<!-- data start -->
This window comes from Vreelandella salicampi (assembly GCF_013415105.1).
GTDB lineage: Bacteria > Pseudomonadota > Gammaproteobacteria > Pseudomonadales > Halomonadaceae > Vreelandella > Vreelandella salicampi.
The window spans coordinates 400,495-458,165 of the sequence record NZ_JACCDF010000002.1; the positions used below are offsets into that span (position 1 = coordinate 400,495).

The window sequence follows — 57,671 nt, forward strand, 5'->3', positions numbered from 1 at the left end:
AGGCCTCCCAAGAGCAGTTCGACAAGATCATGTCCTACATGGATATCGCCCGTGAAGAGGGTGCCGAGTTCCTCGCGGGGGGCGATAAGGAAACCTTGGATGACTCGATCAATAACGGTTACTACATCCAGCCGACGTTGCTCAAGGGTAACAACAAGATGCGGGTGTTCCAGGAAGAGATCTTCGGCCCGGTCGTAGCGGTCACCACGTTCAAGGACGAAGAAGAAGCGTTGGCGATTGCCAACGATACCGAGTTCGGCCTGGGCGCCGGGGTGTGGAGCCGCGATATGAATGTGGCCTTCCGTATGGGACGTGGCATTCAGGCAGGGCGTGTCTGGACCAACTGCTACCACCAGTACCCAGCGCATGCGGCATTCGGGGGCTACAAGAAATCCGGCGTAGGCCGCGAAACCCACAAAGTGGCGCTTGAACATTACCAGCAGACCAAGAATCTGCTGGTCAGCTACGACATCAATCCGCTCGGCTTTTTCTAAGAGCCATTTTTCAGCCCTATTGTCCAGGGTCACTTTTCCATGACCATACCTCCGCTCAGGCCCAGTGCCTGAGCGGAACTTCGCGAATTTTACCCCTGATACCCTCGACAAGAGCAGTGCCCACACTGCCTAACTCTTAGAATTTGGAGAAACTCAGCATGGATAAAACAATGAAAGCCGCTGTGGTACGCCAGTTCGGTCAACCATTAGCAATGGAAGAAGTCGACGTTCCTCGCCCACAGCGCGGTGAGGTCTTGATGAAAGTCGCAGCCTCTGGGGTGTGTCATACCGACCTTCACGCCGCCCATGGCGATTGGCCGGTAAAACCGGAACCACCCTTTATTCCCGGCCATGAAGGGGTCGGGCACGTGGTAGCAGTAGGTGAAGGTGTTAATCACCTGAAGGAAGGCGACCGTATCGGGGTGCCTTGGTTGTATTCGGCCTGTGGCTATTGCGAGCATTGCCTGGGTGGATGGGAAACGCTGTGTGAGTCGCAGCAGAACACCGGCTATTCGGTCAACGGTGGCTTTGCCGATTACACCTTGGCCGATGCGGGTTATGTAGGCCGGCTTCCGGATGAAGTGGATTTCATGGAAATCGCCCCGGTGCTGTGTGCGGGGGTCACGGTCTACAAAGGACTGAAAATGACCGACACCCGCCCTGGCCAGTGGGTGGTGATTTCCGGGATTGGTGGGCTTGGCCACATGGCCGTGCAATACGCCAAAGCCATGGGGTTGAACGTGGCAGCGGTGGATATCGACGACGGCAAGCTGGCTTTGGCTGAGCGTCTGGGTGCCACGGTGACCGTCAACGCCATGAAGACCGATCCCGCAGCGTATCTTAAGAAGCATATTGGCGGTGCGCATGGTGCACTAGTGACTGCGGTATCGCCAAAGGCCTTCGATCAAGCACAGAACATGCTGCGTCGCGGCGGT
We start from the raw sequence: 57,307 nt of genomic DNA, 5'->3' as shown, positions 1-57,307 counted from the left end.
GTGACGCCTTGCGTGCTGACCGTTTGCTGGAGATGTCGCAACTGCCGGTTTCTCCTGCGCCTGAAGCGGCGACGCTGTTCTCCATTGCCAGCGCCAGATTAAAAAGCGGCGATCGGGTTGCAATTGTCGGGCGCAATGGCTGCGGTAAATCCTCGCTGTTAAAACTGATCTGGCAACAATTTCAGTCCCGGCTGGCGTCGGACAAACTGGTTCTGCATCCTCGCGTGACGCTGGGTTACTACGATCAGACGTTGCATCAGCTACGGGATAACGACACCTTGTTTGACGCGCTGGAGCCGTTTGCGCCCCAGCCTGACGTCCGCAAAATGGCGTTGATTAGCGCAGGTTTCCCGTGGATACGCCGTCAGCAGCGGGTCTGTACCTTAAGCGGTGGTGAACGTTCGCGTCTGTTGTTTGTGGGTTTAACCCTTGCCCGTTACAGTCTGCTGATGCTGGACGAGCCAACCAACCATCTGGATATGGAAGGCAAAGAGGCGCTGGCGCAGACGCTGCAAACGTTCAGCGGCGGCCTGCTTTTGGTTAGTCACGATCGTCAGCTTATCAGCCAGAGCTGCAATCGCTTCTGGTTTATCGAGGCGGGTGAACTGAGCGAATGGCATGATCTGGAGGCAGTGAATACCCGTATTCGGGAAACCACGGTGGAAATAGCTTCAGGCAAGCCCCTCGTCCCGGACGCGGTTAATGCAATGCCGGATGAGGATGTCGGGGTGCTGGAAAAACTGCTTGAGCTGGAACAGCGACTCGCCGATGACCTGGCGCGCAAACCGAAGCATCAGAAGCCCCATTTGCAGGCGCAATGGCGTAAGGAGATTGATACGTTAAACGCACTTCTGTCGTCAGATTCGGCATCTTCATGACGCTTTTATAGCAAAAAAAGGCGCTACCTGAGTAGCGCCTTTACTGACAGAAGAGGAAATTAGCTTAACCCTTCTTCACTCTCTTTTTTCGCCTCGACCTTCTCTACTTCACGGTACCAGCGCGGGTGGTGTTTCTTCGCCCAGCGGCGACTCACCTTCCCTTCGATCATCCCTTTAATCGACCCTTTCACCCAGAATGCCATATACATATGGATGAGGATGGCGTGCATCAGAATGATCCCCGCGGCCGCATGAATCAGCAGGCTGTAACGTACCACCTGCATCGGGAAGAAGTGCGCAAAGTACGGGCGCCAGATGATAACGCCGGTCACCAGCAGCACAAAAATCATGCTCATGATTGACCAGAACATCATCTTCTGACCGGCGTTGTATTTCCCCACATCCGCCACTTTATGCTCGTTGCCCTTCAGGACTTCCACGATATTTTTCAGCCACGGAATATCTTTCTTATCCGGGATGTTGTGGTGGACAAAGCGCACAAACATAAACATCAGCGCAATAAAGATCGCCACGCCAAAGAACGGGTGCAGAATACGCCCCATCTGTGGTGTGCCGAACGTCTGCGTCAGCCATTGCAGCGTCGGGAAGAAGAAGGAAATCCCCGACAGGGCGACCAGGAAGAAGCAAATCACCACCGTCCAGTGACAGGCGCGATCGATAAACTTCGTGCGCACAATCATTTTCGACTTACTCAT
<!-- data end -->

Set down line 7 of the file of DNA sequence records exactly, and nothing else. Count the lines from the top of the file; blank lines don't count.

GTGACGCCTTGCGTGCTGACCGTTTGCTGGAGATGTCGCAACTGCCGGTTTCTCCTGCGCCTGAAGCGGCGACGCTGTTCTCCATTGCCAGCGCCAGATTAAAAAGCGGCGATCGGGTTGCAATTGTCGGGCGCAATGGCTGCGGTAAATCCTCGCTGTTAAAACTGATCTGGCAACAATTTCAGTCCCGGCTGGCGTCGGACAAACTGGTTCTGCATCCTCGCGTGACGCTGGGTTACTACGATCAGACGTTGCATCAGCTACGGGATAACGACACCTTGTTTGACGCGCTGGAGCCGTTTGCGCCCCAGCCTGACGTCCGCAAAATGGCGTTGATTAGCGCAGGTTTCCCGTGGATACGCCGTCAGCAGCGGGTCTGTACCTTAAGCGGTGGTGAACGTTCGCGTCTGTTGTTTGTGGGTTTAACCCTTGCCCGTTACAGTCTGCTGATGCTGGACGAGCCAACCAACCATCTGGATATGGAAGGCAAAGAGGCGCTGGCGCAGACGCTGCAAACGTTCAGCGGCGGCCTGCTTTTGGTTAGTCACGATCGTCAGCTTATCAGCCAGAGCTGCAATCGCTTCTGGTTTATCGAGGCGGGTGAACTGAGCGAATGGCATGATCTGGAGGCAGTGAATACCCGTATTCGGGAAACCACGGTGGAAATAGCTTCAGGCAAGCCCCTCGTCCCGGACGCGGTTAATGCAATGCCGGATGAGGATGTCGGGGTGCTGGAAAAACTGCTTGAGCTGGAACAGCGACTCGCCGATGACCTGGCGCGCAAACCGAAGCATCAGAAGCCCCATTTGCAGGCGCAATGGCGTAAGGAGATTGATACGTTAAACGCACTTCTGTCGTCAGATTCGGCATCTTCATGACGCTTTTATAGCAAAAAAAGGCGCTACCTGAGTAGCGCCTTTACTGACAGAAGAGGAAATTAGCTTAACCCTTCTTCACTCTCTTTTTTCGCCTCGACCTTCTCTACTTCACGGTACCAGCGCGGGTGGTGTTTCTTCGCCCAGCGGCGACTCACCTTCCCTTCGATCATCCCTTTAATCGACCCTTTCACCCAGAATGCCATATACATATGGATGAGGATGGCGTGCATCAGAATGATCCCCGCGGCCGCATGAATCAGCAGGCTGTAACGTACCACCTGCATCGGGAAGAAGTGCGCAAAGTACGGGCGCCAGATGATAACGCCGGTCACCAGCAGCACAAAAATCATGCTCATGATTGACCAGAACATCATCTTCTGACCGGCGTTGTATTTCCCCACATCCGCCACTTTATGCTCGTTGCCCTTCAGGACTTCCACGATATTTTTCAGCCACGGAATATCTTTCTTATCCGGGATGTTGTGGTGGACAAAGCGCACAAACATAAACATCAGCGCAATAAAGATCGCCACGCCAAAGAACGGGTGCAGAATACGCCCCATCTGTGGTGTGCCGAACGTCTGCGTCAGCCATTGCAGCGTCGGGAAGAAGAAGGAAATCCCCGACAGGGCGACCAGGAAGAAGCAAATCACCACCGTCCAGTGACAGGCGCGATCGATAAACTTCGTGCGCACAATCATTTTCGACTTACTCAT